First drive: 2015 Rolls-Royce Ghost Series II
Of all the things the Ghost Series II does exceptionally well, which is virtually everything, perhaps its best feature is its force-of-nature on-road presence.
Charles Rolls, the gentleman who co-founded Rolls-Royce with Henry Royce back in 1906, was the first Briton to ever die in an aeronautical accident – AKA “plane crash.”
In the summer of 1910, Rolls was giving a flying demonstration of his Wright Flyer, which he had purchased from the Wright brothers, when the tail of the aircraft broke off, sending Rolls crashing into the earth and to his death.
The takeaway from this factoid is that Rolls-Royces aren’t just for kings and queens; they’re for daredevil bad-asses, too.
It doesn’t drive, it wafts
Let’s just cut to the chase; the Ghost Series II drives just like how you imagine it will.
The seats don’t just support; they cocoon, massage, and heat or cool. The feel of the supple leather-covered steering wheel in your hands is light and elegant rather than fat and heavy like a sportier car. And as for the suspension, let’s just say it’s a good thing the Ghost has pedestrian-detecting night vision; the ride is so smooth that if you hit someone, you’d likely never notice.
The twin-turbo 6.6-liter V12 under the long hood, accented with a new wake line, produces 563 horsepower and 575 pound-feet of torque. Mated to the new eight-speed Satellite Aided Transmission (SAT), the Ghost II will waft to 60 mph in 4.8 seconds and onward to a top speed of 155 mph.
Just as one might expect from a Roller, the power isn’t sudden or overwhelming but rather effortless. The driver or passenger’s head is never ripped back with brutal acceleration. Instead, the car feels like it simply pushes the earth backward in the opposite direction, leaving the occupants exceptionally comfortable.
Behind the wheel of the Ghost II, a driver feels not like he is piloting a manmade, leather-festooned hunk of steel, but rather a force of nature. The vehicle gave the impression it had so much gravitas it could carve out new canyons or flatten out mountain ranges if it wanted.
It’s this sensation that makes the Ghost so fantastic. Yes, it is rather boat-y in the bends, with lots of body roll. I suspect, however, if you’re driving it like this, it is you who is at fault and not the car. If you’re wallowing the car in a corner, you’re simply doing it wrong.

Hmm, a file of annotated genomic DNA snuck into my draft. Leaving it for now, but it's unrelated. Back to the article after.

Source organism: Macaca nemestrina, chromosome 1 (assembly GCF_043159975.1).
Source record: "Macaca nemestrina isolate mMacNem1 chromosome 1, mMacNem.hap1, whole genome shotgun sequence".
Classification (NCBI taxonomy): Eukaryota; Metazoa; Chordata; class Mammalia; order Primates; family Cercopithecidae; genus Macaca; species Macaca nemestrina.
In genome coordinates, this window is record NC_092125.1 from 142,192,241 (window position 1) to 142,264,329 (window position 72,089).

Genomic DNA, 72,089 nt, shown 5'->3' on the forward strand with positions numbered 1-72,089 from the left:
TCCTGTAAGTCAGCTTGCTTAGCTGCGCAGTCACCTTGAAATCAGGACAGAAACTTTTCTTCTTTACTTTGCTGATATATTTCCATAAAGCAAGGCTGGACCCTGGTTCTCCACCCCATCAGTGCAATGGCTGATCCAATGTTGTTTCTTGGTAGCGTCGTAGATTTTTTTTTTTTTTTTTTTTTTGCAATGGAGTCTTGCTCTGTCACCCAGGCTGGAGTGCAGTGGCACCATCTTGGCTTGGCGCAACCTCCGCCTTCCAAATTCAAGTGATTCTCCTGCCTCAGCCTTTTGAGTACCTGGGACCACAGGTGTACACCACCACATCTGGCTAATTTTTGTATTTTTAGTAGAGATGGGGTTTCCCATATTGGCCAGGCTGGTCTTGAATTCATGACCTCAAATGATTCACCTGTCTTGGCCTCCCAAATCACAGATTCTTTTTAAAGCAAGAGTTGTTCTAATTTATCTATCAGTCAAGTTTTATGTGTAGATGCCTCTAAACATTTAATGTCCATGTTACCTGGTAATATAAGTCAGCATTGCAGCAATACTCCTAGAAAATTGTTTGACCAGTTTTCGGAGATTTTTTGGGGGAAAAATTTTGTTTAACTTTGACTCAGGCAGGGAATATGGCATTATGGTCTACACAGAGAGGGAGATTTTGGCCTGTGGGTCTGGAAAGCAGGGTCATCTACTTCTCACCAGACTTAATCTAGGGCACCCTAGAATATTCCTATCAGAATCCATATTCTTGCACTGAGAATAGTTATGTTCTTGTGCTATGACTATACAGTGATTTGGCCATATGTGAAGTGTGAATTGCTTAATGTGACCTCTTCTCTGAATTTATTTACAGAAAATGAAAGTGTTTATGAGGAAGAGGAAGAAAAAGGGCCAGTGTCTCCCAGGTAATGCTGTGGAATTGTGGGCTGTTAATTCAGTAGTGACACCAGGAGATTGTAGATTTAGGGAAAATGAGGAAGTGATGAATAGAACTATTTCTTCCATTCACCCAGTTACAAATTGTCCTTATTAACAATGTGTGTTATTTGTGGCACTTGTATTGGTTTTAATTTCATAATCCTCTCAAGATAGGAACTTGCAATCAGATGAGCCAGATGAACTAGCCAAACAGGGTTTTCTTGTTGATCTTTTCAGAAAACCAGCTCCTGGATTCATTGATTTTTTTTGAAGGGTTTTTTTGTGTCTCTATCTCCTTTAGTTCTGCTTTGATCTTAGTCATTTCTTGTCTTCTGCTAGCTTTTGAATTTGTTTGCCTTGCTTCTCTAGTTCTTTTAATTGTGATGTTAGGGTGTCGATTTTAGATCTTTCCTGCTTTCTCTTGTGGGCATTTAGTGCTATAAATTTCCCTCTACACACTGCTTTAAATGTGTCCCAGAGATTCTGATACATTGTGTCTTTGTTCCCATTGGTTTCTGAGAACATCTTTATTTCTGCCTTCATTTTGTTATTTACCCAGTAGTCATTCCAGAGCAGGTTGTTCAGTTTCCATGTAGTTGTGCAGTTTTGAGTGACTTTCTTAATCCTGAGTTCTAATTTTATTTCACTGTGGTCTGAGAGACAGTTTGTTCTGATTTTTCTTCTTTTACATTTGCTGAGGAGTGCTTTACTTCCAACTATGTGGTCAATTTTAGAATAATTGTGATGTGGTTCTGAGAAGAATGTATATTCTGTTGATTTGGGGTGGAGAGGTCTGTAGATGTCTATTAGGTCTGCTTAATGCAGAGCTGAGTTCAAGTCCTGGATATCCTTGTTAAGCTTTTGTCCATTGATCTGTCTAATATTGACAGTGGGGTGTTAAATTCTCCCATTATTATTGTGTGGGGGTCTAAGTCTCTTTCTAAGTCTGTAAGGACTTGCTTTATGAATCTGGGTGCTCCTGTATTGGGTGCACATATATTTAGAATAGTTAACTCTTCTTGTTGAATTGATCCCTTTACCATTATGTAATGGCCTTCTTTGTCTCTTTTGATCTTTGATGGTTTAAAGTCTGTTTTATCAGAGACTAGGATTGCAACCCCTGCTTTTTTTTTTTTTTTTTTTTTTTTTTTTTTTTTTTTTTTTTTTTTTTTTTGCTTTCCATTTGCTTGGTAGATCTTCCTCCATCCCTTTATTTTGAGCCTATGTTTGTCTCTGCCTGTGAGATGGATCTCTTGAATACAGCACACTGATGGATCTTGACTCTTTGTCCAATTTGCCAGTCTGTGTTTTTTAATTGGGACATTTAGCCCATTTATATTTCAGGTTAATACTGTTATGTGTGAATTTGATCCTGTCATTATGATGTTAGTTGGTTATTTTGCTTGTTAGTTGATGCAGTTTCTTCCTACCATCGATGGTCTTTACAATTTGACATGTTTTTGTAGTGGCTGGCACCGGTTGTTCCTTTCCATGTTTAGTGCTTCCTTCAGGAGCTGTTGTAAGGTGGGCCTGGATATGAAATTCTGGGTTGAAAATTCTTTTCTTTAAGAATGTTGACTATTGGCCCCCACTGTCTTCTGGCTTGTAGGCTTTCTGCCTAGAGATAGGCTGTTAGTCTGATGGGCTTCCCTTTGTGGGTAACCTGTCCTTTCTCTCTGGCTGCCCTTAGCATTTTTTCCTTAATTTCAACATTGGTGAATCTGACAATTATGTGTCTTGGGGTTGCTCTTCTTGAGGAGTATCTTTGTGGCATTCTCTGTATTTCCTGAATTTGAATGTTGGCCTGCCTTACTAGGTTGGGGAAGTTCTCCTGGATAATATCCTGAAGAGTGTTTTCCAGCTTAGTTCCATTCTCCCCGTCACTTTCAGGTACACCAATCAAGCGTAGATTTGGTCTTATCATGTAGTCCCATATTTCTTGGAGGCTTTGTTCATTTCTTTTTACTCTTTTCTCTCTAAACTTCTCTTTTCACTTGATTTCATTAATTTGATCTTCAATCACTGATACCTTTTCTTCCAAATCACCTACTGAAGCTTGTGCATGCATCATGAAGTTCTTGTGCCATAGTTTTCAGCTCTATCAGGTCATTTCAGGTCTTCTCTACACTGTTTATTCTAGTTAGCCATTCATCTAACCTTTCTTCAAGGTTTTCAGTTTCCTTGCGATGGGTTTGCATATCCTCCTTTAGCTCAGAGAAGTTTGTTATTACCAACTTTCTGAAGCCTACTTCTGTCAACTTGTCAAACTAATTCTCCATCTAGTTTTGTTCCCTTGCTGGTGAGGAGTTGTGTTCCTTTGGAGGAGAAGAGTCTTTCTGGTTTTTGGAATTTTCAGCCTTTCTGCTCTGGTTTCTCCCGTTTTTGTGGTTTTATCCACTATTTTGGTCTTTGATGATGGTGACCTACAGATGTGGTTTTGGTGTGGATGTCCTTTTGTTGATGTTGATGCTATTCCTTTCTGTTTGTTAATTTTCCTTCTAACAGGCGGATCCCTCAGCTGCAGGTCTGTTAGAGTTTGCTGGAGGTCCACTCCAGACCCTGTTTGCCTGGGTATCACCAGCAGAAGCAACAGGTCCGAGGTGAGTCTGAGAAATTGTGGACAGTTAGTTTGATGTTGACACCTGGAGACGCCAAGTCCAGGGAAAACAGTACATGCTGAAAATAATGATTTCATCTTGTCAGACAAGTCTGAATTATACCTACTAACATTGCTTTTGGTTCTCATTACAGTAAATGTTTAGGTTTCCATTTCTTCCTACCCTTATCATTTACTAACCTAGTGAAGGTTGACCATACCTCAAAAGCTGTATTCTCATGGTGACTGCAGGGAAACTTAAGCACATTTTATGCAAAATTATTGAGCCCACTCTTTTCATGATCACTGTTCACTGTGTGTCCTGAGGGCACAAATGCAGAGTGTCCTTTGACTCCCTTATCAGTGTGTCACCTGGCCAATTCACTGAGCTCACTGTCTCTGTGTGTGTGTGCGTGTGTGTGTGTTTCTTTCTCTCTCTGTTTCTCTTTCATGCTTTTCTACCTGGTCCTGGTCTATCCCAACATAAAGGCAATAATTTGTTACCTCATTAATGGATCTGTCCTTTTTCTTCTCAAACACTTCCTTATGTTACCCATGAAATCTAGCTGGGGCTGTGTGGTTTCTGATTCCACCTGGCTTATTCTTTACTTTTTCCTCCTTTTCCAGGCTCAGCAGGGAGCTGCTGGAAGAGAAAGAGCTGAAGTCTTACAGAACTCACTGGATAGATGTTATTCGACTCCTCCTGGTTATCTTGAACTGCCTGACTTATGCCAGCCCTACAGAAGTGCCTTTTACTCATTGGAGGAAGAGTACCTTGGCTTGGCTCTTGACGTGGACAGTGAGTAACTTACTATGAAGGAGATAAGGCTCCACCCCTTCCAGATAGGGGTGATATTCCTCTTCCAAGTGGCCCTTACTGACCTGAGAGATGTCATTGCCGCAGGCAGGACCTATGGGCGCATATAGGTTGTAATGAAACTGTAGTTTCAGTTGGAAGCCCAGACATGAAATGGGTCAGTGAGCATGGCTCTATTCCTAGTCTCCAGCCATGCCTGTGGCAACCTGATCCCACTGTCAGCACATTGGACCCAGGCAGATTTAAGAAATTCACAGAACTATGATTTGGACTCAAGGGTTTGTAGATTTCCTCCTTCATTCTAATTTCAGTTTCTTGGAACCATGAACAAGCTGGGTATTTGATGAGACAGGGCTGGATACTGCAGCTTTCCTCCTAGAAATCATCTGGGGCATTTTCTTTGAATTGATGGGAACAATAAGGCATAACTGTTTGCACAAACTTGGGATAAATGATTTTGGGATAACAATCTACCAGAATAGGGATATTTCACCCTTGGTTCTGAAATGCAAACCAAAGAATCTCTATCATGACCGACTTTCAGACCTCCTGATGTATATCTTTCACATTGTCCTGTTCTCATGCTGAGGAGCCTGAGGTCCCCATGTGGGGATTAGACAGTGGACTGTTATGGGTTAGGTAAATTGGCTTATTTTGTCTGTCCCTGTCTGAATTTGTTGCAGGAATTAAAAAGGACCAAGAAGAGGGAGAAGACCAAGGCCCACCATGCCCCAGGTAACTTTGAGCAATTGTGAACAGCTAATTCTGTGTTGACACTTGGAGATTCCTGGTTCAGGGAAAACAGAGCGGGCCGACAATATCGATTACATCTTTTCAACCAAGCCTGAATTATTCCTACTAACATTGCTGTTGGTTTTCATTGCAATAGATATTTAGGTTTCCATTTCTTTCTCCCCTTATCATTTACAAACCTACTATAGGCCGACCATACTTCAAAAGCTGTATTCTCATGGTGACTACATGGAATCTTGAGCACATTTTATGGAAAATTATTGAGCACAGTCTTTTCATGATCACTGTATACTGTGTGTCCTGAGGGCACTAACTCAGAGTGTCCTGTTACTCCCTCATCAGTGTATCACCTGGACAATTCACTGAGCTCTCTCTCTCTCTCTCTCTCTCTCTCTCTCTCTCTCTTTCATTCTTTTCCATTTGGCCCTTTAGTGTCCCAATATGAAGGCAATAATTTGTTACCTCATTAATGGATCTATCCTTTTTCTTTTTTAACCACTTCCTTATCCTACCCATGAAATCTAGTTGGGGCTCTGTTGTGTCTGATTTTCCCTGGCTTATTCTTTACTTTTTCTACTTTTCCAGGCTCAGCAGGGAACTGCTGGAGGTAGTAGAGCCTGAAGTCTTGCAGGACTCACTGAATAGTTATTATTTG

A Rolls-Royce sighting – even in a money-rich place like Dallas, Texas – is a pretty rare. After all, the brand only sells around 3,600 cars worldwide each year. So when onlookers spied the caravan of eight Ghost Series IIs cruising down Highway 35 East outside downtown Dallas, their jaws dropped. I’ll admit it; even I was awestruck by the sight.
Even though the Ghost is the brand’s ‘entry-level’ model, it still commands much respect. With a retractable Spirit of Ecstasy bonnet mascot (Brit-speak for hood ornament) topping the Parthenon grille, the Ghost tells observers something very important is happening.
Come to a stop, open the doors, and that feeling is only intensified, as the rear-hinged second row doors welcome occupants into a virtual Shangri-La. The interior of the Ghost II doesn’t feel cutting-edge, though many of its features are. Instead, it offers old-world opulence with deep, soft carpets and only the finest wood appointments. Ensuring only the finest seating materials, Rolls-Royce leather is taken from only two-year-old bulls raised on ranches without barbed wire above 2,000 feet of elevation — to avoid scars left by mosquitos. Yes, really.
Brilliantly hidden behind all that old-world luxury is a suite of technology systems, including the aforementioned night vision. The satellite-aided transmission chooses gears based upon not just throttle position but also GPS information. The car offers a brilliant head-up display (HUD). And the Spirit of Ecstasy rotary controller with touch commands allows users to easily navigate through the car’s intuitive infotainment system.
Why you buy
Before we journalists climbed behind the wheel, Rolls-Royce’s representatives gave us a glimpse into the lives of the people who buy their cars. Sure, there are kings, queens, and presidents who buy Rolls-Royces. But the buyers the brand is most proud of are the ones who worked for their wealth: entrepreneurs and business tycoons.
These people come to the brand because they recognize the finer things. They’re exacting, demanding people and they want to tell the world just how well they’ve done. I like that. And I get it.
For all the wondrous reasons to buy a Rolls-Royce, of which there are many, the best I can think of is because it’s Rolls-Royce. There is no compromise with the brand. No moneymen were allowed to cut out features or undermine quality.
The brand reps also informed us that many American buyers simply go into a Rolls-Royce dealer looking to buy on the spot. If you’re looking to buy a Rolls, don’t simply pick one off the lot. This isn’t a Cadillac.
Take the time. Pick out your interior leathers. Get exactly the paint color you’ve always wanted. Heck, get the fuel cap monogrammed. Why? Because you can.
After all, that’s why you’re buying a Rolls-Royce, right?
- Interior serenity
- Force-of-nature power
- Exquisite materials and build quality
- Unparalleled on-road presence
- Excessive body roll during high-speed cornering